Sleepy Hollow Recap S01E05: "John Doe"

Amidst the visions, demons, and impromptu history lessons I've lost sight of one of the show's greatest qualities. Since Sleepy Hollow revels in absurdity it's easy to overlook something as simple as the interactions between characters. The show's premise is so outlandish and out of touch with reality that relationships between characters didn't necessarily seem important. However, the formula to any engaging story crucially depends on the people propelling the plot. The reason for this week's episode high mark wasn't the monster or the story but the developing relationship arcs and their ability to provide normalcy in such a foreign television landscape.

The writers have demonstrated a lot of humility each episode. Over the course of an episode there are several lines where the show seems to be making fun of itself or, at the very least, rolling its eyes at its ridiculousness. This laissez-faire attitude provides a lot of advantages and escape routes for the ending of each episode. For instance, tonight's conclusion was the equivalent of a story ending with a character waking up from a dream signaling everything the viewer just witnessed was a dream.

Generally, those type of endings receive not only criticism but a visceral hatred for the writer's laziness. "Sleepy Hollow" is able to elude such a negative reaction because the show is built to entertain fantasy not engage reality. This is the first show I've ever enjoyed where I can say missing the final ten minutes may be a good decision but will have no impact on my viewership. I'll always be back the next week because the first fifty minutes are entertaining as hell.

So where do the characters fit into this demented amazing fifty minute / predictable ten minute formula?

Ichobad & Abbie: This relationship's foundation is trust. After a rocky start these two have clicked and believe they are the two witnesses bound to protect the world. Tonight exemplified Abbie's faith in Ichobad when she escorted Crane and Thomas to the lost village of Roanoke. Abbie's past has allowed her to believe the unbelievable and in doing so, she's able to use Ichobad's knowledge to defeat the second horseman, Pestilence.

The trust and comfort built between the two lead to hilarious conversations. Since both characters feel completely alone, Abbie witnessed the death of friend/Sheriff Corbin and Crane is from the 18th century the two need each other to blow off steam. Tonight was filled with great lines, especially when she moved Crane into Corbin's cabin, "You and I have very different definitions of old." Also, got a couple laughs from watching Crane pull out a bath pouf from a shopping bag and their bickering about sarcasm.

After being saved by Abbie, Crane notes as the episode ends that the two need to prepare for their next over-the-top fantasy affair. This recognition of absurdity gives the show room to breathe by demonstrating its formulaic story lines.

Note: If the writers incorporate some type of love story between these two disregard all credit I gave to them over the past couple of weeks.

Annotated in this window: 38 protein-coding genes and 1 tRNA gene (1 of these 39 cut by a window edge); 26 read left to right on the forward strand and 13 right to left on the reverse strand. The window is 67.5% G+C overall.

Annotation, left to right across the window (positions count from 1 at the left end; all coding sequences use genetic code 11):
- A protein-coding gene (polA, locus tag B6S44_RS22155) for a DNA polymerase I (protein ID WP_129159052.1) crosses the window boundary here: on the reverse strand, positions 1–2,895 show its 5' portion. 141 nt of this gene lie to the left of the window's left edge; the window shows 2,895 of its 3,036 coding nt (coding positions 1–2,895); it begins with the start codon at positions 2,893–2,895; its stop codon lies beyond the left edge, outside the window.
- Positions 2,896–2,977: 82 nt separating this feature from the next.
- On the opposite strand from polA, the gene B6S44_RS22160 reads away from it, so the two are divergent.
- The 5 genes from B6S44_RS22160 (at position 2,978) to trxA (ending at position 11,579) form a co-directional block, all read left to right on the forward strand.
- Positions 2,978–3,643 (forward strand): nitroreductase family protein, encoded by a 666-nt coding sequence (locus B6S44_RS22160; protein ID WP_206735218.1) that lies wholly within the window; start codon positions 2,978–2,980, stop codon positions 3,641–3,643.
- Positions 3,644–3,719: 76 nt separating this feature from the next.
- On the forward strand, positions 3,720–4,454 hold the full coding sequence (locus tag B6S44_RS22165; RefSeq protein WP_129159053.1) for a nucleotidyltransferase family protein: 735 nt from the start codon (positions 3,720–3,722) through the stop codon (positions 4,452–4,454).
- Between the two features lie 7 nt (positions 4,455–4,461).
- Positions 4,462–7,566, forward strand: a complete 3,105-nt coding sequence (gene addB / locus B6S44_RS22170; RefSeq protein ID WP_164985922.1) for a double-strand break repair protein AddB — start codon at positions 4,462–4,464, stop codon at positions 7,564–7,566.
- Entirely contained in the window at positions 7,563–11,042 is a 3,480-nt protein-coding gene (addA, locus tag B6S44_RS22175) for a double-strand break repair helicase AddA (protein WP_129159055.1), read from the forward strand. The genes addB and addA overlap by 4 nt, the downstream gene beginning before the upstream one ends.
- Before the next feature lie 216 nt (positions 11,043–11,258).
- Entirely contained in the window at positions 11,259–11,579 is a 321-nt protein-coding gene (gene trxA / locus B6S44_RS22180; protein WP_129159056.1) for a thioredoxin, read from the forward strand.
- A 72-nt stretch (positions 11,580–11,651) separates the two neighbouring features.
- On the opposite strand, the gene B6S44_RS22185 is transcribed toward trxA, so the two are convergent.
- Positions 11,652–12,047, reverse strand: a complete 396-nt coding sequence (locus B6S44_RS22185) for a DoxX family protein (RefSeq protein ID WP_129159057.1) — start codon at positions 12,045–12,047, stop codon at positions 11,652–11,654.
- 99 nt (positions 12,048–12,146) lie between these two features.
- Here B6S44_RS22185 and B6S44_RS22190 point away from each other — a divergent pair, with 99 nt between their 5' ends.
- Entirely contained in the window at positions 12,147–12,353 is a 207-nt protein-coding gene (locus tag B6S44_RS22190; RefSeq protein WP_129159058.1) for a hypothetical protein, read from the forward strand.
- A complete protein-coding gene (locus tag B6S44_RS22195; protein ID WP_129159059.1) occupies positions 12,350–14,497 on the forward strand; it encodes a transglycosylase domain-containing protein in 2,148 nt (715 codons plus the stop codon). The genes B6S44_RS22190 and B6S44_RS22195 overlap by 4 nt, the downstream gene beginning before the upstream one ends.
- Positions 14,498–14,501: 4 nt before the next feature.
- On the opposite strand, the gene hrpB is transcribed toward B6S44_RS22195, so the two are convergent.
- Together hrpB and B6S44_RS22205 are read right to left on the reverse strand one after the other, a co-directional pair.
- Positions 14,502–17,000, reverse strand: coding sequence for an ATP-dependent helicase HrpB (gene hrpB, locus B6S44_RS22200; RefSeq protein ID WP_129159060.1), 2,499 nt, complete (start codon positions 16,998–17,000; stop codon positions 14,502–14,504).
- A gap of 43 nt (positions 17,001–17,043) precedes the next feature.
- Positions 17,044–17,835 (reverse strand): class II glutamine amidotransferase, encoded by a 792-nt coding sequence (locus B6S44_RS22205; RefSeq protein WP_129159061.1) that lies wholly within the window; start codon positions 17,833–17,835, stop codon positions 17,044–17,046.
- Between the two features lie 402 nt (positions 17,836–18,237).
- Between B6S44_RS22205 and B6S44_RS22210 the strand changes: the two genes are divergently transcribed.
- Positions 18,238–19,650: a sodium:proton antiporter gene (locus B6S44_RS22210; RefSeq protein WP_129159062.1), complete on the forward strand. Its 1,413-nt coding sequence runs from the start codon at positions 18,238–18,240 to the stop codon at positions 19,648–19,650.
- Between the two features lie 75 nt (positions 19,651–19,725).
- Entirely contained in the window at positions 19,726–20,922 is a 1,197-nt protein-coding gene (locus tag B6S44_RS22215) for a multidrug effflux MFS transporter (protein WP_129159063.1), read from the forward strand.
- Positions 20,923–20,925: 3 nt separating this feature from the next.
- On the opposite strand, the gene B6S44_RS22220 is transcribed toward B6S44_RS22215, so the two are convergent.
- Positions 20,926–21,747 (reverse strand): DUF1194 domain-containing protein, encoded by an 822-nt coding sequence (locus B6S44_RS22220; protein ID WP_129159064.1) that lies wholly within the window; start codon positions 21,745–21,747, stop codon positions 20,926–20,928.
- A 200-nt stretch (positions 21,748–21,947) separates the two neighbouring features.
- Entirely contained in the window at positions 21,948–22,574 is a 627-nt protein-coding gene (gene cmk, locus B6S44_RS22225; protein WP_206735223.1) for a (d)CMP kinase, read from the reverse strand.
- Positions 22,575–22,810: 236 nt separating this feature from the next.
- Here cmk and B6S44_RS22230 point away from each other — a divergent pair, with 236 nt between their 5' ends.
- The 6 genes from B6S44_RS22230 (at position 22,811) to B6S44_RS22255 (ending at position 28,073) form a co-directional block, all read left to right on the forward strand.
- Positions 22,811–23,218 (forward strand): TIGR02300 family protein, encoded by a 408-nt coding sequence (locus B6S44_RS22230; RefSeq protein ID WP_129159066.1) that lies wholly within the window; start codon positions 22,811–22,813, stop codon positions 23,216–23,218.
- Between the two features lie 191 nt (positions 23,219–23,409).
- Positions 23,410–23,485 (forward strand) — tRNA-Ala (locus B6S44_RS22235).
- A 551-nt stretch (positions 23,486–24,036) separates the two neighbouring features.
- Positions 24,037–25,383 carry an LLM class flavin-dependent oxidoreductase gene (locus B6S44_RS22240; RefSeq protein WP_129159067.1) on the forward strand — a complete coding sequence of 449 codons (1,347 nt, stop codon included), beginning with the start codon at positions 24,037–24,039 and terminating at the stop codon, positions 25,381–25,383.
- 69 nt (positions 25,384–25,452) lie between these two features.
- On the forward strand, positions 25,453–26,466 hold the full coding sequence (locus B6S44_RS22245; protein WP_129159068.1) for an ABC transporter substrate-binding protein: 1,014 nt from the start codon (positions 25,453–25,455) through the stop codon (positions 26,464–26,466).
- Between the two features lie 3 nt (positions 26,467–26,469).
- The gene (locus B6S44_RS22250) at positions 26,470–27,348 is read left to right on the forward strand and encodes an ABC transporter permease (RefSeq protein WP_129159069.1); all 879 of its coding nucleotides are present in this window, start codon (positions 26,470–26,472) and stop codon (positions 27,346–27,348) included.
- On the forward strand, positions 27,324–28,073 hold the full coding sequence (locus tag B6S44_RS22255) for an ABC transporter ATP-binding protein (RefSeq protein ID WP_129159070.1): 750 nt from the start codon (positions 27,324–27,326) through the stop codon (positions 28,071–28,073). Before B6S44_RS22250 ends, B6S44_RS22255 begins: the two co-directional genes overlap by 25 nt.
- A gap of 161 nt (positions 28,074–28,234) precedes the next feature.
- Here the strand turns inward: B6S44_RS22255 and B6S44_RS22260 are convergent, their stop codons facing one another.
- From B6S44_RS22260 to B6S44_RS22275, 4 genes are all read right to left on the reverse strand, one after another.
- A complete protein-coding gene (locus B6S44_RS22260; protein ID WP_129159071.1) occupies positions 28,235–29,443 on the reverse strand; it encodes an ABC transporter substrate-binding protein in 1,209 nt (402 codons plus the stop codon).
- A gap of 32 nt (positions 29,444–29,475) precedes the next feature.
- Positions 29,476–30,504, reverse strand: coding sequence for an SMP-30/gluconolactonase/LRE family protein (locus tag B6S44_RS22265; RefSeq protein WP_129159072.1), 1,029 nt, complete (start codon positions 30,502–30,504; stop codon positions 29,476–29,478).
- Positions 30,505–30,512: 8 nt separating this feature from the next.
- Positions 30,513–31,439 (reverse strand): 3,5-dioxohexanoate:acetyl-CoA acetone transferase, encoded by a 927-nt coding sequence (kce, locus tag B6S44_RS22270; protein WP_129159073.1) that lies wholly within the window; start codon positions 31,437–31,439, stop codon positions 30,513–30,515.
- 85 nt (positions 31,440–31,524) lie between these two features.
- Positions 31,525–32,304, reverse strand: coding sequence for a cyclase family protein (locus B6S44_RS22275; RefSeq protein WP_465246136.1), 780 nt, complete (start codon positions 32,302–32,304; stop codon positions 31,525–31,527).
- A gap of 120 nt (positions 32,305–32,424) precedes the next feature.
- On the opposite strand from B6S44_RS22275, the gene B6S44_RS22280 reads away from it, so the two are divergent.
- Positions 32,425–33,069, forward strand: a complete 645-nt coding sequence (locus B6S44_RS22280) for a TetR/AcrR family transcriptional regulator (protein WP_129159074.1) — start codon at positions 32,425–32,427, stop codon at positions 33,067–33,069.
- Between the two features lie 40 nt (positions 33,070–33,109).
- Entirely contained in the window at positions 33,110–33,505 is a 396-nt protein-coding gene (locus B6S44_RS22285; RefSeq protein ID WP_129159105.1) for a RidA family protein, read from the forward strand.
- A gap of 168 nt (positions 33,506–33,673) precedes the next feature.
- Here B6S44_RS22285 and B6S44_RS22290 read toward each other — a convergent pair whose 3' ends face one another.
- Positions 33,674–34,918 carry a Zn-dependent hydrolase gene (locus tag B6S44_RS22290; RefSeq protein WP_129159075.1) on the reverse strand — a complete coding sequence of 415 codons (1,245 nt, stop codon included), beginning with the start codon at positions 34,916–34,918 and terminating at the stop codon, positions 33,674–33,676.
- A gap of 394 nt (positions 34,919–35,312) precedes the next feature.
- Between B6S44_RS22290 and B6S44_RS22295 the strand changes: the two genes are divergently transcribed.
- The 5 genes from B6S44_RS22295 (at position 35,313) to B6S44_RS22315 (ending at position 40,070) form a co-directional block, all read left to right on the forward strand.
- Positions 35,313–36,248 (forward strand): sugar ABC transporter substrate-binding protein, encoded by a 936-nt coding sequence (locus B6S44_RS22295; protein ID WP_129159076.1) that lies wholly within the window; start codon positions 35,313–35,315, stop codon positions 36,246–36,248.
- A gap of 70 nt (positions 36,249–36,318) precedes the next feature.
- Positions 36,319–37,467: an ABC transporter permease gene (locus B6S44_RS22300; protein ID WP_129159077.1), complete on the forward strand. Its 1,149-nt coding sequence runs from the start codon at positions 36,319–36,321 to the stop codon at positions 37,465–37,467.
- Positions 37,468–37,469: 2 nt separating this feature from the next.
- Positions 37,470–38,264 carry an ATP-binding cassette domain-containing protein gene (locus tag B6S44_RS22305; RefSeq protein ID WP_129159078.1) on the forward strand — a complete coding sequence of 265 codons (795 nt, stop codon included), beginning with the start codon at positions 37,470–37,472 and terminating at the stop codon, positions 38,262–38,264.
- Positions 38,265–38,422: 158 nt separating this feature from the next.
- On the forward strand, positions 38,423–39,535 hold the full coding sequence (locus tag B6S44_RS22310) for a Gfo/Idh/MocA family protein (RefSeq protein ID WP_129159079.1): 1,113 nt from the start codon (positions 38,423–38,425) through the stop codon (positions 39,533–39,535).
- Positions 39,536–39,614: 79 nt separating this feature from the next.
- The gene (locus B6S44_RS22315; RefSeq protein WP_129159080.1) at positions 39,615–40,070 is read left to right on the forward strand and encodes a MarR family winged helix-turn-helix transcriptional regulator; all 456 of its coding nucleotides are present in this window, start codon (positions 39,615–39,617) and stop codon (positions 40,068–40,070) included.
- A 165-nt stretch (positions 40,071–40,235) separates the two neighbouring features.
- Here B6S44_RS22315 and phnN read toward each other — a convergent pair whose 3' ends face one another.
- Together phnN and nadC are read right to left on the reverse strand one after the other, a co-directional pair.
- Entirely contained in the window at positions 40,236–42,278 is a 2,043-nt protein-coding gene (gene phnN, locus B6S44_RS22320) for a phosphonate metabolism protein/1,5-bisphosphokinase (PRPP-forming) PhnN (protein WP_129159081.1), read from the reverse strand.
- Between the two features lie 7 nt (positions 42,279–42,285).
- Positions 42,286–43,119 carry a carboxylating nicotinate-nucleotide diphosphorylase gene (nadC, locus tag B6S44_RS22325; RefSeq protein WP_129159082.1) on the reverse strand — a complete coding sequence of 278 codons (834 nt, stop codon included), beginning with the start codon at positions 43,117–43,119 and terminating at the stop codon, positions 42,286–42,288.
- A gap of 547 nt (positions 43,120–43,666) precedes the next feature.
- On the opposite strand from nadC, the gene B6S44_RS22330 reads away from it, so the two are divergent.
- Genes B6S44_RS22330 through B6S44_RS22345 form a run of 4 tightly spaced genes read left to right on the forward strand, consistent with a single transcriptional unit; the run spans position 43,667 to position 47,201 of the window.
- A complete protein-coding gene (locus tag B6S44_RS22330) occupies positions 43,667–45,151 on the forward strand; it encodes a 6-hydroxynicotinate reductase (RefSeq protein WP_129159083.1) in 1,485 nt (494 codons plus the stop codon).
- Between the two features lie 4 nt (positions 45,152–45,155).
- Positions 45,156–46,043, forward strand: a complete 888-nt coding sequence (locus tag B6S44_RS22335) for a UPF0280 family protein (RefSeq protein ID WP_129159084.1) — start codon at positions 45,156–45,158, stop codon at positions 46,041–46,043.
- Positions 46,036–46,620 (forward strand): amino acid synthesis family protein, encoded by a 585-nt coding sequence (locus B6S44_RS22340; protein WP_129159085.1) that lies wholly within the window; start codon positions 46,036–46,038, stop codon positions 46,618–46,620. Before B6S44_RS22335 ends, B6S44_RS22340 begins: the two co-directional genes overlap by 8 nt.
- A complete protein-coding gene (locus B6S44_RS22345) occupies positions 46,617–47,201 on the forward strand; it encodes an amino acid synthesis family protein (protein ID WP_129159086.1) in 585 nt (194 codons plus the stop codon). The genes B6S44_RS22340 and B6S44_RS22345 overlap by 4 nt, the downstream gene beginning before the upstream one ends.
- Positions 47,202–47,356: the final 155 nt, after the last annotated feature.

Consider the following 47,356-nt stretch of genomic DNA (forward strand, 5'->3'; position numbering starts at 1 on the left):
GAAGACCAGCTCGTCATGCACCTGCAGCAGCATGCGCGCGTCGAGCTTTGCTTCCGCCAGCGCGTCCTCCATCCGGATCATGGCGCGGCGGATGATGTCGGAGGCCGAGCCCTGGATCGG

Captain Irving: The captain's relationship between Crane and Abbie revolves around skepticism. Irving delivered the brunt of the laughing at self / eye rolling lines in tonight's episode. In the beginning of the episode he basically played the narrator to the story by sarcastically repeating everything that occurred. For example, something along the lines of: "Oh, great. A guy from the 18th century is going to speak in middle English to an unidentified child about an unrecognizable disease that causes black veins to appear. Oh, the kid is from Roanoke. What's that? Not Roanoke, Virginia? Of course not. Roanoke, North Carolina, a village that just randomly disappeared one day. Yeah, this seems reasonable." You get the point.

The captain does play an important role in the conclusion of most episodes. Due to his position of authority, Abbie's strange requests are met because the captain has no idea what else to do.

Detective Luke Morales: How bad is Abbie's ex? In a show dealing with the Horsemen of the Apocalypse and the destruction of mankind he is the person everyone should be rooting against.

Morales did some research of his own and realized that Crane is not a current faculty member at Oxford.

"John Doe" was exactly what it set out to be: entertaining.

Watch "John Doe" and other episodes of Sleepy Hollow on Amazon Instant Video.

Notes & Quotes

  • This week's history lesson: The lost colony of Roanoke is actually in Sleepy Hollow after a little girl named Virginia led them there away from Pestilence.
  • This week's "Welcome to the 21st Century" moment: Crane vs. Impenetrable Barriers, a.k.a. plastic.
  • "You look good for 200."
  • "I did say perhaps, Leftenant."
  • "They have come."
  • "Jefferson had an affinity for puns and Adams kept a journal full of limericks."
Comment 1
George Prax's picture

To tell you the truth I wasn't as entertained this week as I was the first four episodes, but I mostly agree with what you're saying. It's about how the show handles its own absurdity and the characters its established. I'm really enjoying this show and Fox is going about it the perfect way. 7.5 out of 10 for me, more for the "it was all a dream" ending which I didn't think was that well handled.